Bedtime woes bug nation's children
Mainland primary and high school pupils do not get enough sleep due to heavy study loads and early starts to the school day, experts warned yesterday at a summit to mark World Sleep Day.
Insufficient sleep will impede children's growth, tend to cause obesity and make their memory worse, doctors said.
Shanghai's vice-mayor, Dr Shen Xiaoming , who is also a professor at Shanghai Children's Medical Centre, told the Ministry of Health summit - held days after World Sleep Day last Friday - that a survey by his team of more than 30,000 youths under the age of 18 in nine mainland cities found that 70 per cent did not get enough sleep.
The study, conducted over 15 years, won the team the second prize in the State Science and Technology Awards last month.
Minors should sleep at least nine hours, with the youngest children needing longer, according to Dr Zhang Bin , a specialist researching insomnia at Guangdong General Hospital.
Comparing children in China and Switzerland, Shen said the sleeping hours of children in Switzerland decreased steadily as they grew up, but mainland children saw their sleep time decrease abruptly at around six years old, when they entered primary school.
'We think Chinese children's lack of sleep is related with their schooling activity,' he said. 'Our study found that there are two reasons leading to children having less sleep: too much homework and having to get up early in order to arrive at schools.'
Their study has also found that the less sleep children have, the more likely they will become fat. Shen said obesity was caused by multiple factors, the top three of which were: diet, children's body growth and sleep. Sleep has a bigger effect than physical exercise, the study says.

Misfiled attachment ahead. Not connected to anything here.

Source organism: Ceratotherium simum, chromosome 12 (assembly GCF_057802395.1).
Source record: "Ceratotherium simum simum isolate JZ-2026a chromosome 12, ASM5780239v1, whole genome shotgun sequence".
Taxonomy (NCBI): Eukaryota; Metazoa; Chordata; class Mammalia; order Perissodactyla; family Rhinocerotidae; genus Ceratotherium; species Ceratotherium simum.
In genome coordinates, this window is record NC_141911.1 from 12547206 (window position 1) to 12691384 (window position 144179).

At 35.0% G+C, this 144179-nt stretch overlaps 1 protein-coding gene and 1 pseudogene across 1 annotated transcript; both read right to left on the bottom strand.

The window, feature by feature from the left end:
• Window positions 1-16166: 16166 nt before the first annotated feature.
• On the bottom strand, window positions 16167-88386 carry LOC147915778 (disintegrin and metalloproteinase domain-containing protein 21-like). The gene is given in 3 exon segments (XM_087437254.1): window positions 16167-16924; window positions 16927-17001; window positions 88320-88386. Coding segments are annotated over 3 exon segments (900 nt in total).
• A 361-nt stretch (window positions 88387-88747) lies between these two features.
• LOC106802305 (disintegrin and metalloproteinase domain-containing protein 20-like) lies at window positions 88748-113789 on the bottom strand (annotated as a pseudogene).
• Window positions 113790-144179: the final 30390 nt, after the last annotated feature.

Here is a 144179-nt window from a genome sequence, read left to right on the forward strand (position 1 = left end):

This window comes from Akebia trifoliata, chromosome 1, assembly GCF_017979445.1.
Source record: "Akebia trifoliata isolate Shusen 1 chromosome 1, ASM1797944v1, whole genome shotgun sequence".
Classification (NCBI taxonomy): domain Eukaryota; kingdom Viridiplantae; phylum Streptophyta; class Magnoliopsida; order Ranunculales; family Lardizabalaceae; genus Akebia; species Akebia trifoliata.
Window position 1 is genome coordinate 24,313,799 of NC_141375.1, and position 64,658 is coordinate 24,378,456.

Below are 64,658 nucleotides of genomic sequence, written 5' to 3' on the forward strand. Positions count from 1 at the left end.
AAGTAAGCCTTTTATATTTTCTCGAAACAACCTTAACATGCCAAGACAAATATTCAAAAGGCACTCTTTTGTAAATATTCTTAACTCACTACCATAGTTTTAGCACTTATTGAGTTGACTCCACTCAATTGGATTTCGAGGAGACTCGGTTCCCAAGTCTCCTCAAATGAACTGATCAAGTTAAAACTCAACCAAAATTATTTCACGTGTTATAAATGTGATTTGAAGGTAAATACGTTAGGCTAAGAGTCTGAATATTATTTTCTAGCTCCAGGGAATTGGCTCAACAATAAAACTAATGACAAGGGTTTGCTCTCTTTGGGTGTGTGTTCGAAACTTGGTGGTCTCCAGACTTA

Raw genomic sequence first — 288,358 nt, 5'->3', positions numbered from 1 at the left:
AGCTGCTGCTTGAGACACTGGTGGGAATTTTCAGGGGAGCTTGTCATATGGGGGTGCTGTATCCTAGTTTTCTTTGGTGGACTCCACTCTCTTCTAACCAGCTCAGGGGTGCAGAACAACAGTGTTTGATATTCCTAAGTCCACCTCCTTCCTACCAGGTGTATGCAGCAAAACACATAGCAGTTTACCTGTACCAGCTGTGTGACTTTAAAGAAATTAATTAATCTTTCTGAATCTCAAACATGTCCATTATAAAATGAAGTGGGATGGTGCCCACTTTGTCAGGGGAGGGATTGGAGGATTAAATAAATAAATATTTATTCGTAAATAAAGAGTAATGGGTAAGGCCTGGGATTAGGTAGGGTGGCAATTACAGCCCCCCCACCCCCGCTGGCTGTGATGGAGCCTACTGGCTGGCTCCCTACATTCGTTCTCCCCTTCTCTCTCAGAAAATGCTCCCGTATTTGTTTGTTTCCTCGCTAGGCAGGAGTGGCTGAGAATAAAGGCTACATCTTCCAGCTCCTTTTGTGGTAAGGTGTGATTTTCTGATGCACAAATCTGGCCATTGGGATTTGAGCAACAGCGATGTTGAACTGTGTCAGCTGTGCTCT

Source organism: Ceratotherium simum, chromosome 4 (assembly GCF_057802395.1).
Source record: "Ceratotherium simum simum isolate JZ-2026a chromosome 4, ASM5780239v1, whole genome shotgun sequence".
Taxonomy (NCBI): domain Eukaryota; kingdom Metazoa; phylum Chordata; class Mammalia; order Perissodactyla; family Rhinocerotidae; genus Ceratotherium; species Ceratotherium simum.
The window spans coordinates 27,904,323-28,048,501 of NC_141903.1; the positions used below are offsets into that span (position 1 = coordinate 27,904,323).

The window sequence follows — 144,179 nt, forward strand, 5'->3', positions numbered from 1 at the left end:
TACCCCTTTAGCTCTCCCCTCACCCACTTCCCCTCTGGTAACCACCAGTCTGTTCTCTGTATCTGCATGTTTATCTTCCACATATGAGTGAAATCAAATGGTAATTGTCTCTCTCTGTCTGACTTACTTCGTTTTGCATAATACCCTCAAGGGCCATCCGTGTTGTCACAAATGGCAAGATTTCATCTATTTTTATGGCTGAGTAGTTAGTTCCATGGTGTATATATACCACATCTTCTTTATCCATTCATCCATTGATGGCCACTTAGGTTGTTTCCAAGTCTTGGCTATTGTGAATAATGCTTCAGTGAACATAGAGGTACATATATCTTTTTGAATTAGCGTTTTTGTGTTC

Children who get less sleep perform worse than their well-rested peers in terms of memory, concentration, the ability to learn languages and mathematics, communication with classmates and teachers, and academic scores, Shen's study showed.
Dr Yao Peifen, from Shanghai Mental Health Centre, said most Shanghai middle school pupils go to bed after 11pm and get up before 7am.
She said high levels of pressure to perform academically made many pupils depressed. Her hospital's juvenile department had received 20,000 patients last year, most of whom were suffering from depression. 'Children have a lot of homework to finish and the homework is often difficult,' she said.
Based on the team's study, Shen proposed that the Shanghai government postpone the starting time of primary and middle schools from 7.15am to 8.15am, which it did in 2007. The study also found that the average sleep hours of children in the city had increased from 9.03 hours per day in 2005 to 9.24 hours.
The public health school at Guangzhou's Sun Yat-sen University investigated 1,000 children in Zhongshan and found 365 of them had sleep problems, the Nanfang Daily reports.
Adults are also not getting enough sleep, Zhang says. He surveyed 10,000 people in Guangzhou in 2009 and 30 per cent said they slept less on workdays and 20 per cent more on weekends. He said city dwellers faced stress from their jobs and could stay up enjoying entertainment options at night.
World Sleep Day was initiated by the World Association of Sleep Medicine in 2008. This year's theme is 'Breathe easily, sleep well', with a focus on boosting awareness of obstructive sleep apnea - a potentially serious disorder in which breathing repeatedly stops and starts during sleep.
But mainland authorities regard insomnia as the bigger problem, said Dr Xu Liang, from the Shanghai Hospital of Traditional Chinese Medicine (TCM), and have opted instead for the theme 'Healthy sleep, happy China'.
Xu says he has practised TCM to treat sleep troubles for two decades. More than 70 per cent of his patients - more than half of whom are younger than 50 - suffer from insomnia. A few of them can only sleep for three hours a day.
'They are too worried about job competition and rising living costs,' Xu said.
He said a key reason for increasing rates of insomnia was that people now stay up quite late, with old people fond of watching television and young people spending their time in front of computers.
Hours Briton Tony Wright stayed awake in 2007, in an attempt to break the world record for sleep deprivation, which is 276 hours